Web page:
Schaeffer’s story captures the ideathat faith is not blind. It is based on reason with the understandingthat faith bridges the gap by trusting in someone or something in a betterposition than yourself.
Schaeffer contends that, “Probably the best way to describe this concept of moderntheology is to say that it is faith in faith, rather than faith directedto an object which is actually there. Modern man cannot talk about theobject of his faith, only about the faith itself. So, he can discuss theexistence of his faith and its “size” as it exists against all reason, butthat is all.
Modern man’s faith turns inward. In Christianity, the valueof faith depends upon the object towards which the faith is directed. So, itlooks outward to the God who is there, and to the Christ who in historydid upon the cross once for all, finished the work of atonement, and onthe third day rose again in space and in time. This makes Christian faithopen to discussion and verification.”1Thereason this understanding of the relationship between faith and reason is so imperative is that the incredible mass of conventional individuals cannot cometo a relentless conviction approximately the truth of Christianity any other way. Francis Schaffer says, “Faith is to believe, onthe word of God, what we do not see, and its reward is to see and enjoy what webelieve.”Nature of Christian Faith and Reason The natureof Christian faith and reason has been a conflict for many since the beginning becauseof the varying understandings that have been applied to Christianity. When itis understood that reason is an instrument that God has given to people allows themto draw conclusions and inductions from other information, then it can beunderstood that such information has been given through His Word in theScriptures.
Reason is a fundamental portion of Christianity because God’s Word tellsus to reason and give many examples which gives certaintyin them and a sort of confidence. If one is a Christian then they would anticipatediscovering a standard of thinking that reflects the image of the Scriptural God.On the other hand, the non-Christian may not be able to account for laws of rationalein the Scriptures because of their worldview. Since laws of rationale are essentialfor thinking it takes confidence that is coherent for all thinking. However, inno way is this saying that non-Christians cannot reason they simply may use a differenttype of information as their foundation such as a worldview they proclaim. In spiteof the fact that using the Scriptures is a vital portion of a Christian’s life,reason alone is not adequate to lead us to Christ. With that said faith is a significantportion of a Christian’s life.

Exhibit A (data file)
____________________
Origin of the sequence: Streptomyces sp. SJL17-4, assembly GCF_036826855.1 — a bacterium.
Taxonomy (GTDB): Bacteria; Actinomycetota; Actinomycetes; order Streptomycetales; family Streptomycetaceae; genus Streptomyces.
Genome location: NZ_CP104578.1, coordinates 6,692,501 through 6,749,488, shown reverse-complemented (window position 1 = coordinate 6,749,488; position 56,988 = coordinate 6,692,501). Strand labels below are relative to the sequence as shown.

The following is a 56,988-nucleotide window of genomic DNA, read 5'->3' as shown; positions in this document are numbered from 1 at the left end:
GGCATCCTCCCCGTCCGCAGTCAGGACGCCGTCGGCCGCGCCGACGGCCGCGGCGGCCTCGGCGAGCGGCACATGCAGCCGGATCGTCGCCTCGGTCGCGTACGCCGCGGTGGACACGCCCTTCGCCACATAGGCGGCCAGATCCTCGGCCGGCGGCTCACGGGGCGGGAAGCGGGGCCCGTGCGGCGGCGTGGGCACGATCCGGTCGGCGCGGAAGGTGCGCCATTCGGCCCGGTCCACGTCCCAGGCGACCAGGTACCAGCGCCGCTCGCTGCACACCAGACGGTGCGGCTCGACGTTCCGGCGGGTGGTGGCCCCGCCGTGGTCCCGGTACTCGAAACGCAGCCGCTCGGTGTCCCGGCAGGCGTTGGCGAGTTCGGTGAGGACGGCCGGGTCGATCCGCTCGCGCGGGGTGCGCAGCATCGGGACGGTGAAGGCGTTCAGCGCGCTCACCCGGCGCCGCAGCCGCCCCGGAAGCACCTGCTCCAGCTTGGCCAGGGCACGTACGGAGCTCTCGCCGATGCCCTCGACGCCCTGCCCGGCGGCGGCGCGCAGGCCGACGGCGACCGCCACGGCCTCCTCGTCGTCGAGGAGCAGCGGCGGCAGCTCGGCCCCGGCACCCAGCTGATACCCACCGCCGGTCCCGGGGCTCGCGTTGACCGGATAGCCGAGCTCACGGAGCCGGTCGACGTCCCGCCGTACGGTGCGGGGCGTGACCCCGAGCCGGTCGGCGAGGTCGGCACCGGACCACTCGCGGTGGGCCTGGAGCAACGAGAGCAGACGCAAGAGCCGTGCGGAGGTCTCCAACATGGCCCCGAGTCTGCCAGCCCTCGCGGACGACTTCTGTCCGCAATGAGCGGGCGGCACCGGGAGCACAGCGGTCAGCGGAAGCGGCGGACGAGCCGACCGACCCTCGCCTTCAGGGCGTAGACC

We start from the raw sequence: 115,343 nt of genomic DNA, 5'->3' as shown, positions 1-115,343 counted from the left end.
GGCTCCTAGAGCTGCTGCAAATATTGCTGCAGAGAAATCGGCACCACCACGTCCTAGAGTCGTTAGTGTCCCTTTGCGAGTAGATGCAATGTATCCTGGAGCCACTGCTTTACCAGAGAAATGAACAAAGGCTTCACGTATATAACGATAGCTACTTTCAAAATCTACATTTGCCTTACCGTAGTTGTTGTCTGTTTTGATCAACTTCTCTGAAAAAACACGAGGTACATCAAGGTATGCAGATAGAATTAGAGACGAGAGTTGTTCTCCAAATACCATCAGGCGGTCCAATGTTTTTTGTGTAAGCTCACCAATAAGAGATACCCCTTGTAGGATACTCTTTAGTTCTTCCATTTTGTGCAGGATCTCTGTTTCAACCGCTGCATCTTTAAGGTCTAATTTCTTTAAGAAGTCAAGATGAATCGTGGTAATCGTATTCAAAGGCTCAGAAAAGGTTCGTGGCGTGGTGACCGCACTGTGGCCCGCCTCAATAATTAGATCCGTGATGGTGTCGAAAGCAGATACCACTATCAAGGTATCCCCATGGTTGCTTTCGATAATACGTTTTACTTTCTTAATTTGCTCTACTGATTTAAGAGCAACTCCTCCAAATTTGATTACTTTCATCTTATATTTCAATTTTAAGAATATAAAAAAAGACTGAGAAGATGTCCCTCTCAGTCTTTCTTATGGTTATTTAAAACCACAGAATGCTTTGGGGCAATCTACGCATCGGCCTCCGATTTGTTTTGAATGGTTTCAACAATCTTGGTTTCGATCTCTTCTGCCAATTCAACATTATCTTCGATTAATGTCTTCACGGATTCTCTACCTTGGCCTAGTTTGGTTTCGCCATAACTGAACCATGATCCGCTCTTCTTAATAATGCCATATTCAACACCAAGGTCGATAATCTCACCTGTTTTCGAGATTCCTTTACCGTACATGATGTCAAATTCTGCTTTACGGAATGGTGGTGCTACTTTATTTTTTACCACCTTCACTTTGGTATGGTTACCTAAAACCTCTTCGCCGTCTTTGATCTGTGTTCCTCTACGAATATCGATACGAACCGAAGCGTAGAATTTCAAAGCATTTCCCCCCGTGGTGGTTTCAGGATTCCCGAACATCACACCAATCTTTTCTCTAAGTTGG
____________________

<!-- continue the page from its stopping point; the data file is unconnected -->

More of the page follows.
In Christian philosophy, faith is supernaturally motivated by a person reaction to God. When Christians have a believing state of mind towardGod, faith may be compared with trust and confidence. Withthat being said one can hold faith at a higher position than reason because reason can rebuildconcepts that are understood in faith. “Humanity needs to escape from the vicious circle offutile existence and that can come only through the delivery action of God.
“(Brown 1994, 14). When faith is used in Scripture it simply refersto those things both supernaturally and naturally revealed by God. In a supernaturalsense faith can be described with words like belief, obedience, steadfastness orloyalty.
On the natural side sometimes faith can be compared with sight, doubt,and deeds of the law but it should not be compared with knowledge to imply a separation. In the new Encyclopedia of Britannicaon faith says, “In Christiantheology, faith is divinely inspired human response to God’s historical revelationthrough Jesus Christ and, consequently, is of crucial significance.”2 1 THE GOD WHO IS THERE, (DOWNERSGROVE, IL: INTERVARSITY PRESS, 1968), P85.
2 The new Encyclopedia of Britannica: 15thediton, vol – IV s.v. Faith, 1983, p.33